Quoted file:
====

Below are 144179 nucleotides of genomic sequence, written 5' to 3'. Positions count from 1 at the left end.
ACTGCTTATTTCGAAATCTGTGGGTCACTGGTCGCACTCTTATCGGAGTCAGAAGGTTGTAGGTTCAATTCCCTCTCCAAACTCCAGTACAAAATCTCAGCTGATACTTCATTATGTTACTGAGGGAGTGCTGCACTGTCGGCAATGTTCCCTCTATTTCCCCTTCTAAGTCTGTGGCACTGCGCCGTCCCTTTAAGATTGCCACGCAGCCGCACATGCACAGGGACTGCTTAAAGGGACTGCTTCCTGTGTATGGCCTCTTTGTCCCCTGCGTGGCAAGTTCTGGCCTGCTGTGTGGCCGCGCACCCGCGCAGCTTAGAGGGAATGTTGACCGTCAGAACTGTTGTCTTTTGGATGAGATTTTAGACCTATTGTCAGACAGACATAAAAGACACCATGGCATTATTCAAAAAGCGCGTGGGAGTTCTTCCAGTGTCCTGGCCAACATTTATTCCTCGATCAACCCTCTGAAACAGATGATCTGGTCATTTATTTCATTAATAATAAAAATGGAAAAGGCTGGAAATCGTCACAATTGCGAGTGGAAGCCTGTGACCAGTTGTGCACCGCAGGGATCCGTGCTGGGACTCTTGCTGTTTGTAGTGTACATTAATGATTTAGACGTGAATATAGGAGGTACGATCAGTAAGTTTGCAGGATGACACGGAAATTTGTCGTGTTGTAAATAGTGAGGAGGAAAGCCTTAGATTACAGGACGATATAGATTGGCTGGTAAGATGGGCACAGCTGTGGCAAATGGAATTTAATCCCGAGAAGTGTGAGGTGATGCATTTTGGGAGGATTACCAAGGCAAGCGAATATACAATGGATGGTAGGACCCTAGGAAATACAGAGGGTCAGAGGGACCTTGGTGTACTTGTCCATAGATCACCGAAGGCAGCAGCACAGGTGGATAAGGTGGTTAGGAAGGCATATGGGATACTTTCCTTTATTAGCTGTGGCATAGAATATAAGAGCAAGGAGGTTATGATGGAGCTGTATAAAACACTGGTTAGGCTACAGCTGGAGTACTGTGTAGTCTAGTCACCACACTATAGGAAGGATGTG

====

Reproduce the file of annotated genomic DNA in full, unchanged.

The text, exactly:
Below are 144179 nucleotides of genomic sequence, written 5' to 3'. Positions count from 1 at the left end.
ACTGCTTATTTCGAAATCTGTGGGTCACTGGTCGCACTCTTATCGGAGTCAGAAGGTTGTAGGTTCAATTCCCTCTCCAAACTCCAGTACAAAATCTCAGCTGATACTTCATTATGTTACTGAGGGAGTGCTGCACTGTCGGCAATGTTCCCTCTATTTCCCCTTCTAAGTCTGTGGCACTGCGCCGTCCCTTTAAGATTGCCACGCAGCCGCACATGCACAGGGACTGCTTAAAGGGACTGCTTCCTGTGTATGGCCTCTTTGTCCCCTGCGTGGCAAGTTCTGGCCTGCTGTGTGGCCGCGCACCCGCGCAGCTTAGAGGGAATGTTGACCGTCAGAACTGTTGTCTTTTGGATGAGATTTTAGACCTATTGTCAGACAGACATAAAAGACACCATGGCATTATTCAAAAAGCGCGTGGGAGTTCTTCCAGTGTCCTGGCCAACATTTATTCCTCGATCAACCCTCTGAAACAGATGATCTGGTCATTTATTTCATTAATAATAAAAATGGAAAAGGCTGGAAATCGTCACAATTGCGAGTGGAAGCCTGTGACCAGTTGTGCACCGCAGGGATCCGTGCTGGGACTCTTGCTGTTTGTAGTGTACATTAATGATTTAGACGTGAATATAGGAGGTACGATCAGTAAGTTTGCAGGATGACACGGAAATTTGTCGTGTTGTAAATAGTGAGGAGGAAAGCCTTAGATTACAGGACGATATAGATTGGCTGGTAAGATGGGCACAGCTGTGGCAAATGGAATTTAATCCCGAGAAGTGTGAGGTGATGCATTTTGGGAGGATTACCAAGGCAAGCGAATATACAATGGATGGTAGGACCCTAGGAAATACAGAGGGTCAGAGGGACCTTGGTGTACTTGTCCATAGATCACCGAAGGCAGCAGCACAGGTGGATAAGGTGGTTAGGAAGGCATATGGGATACTTTCCTTTATTAGCTGTGGCATAGAATATAAGAGCAAGGAGGTTATGATGGAGCTGTATAAAACACTGGTTAGGCTACAGCTGGAGTACTGTGTAGTCTAGTCACCACACTATAGGAAGGATGTG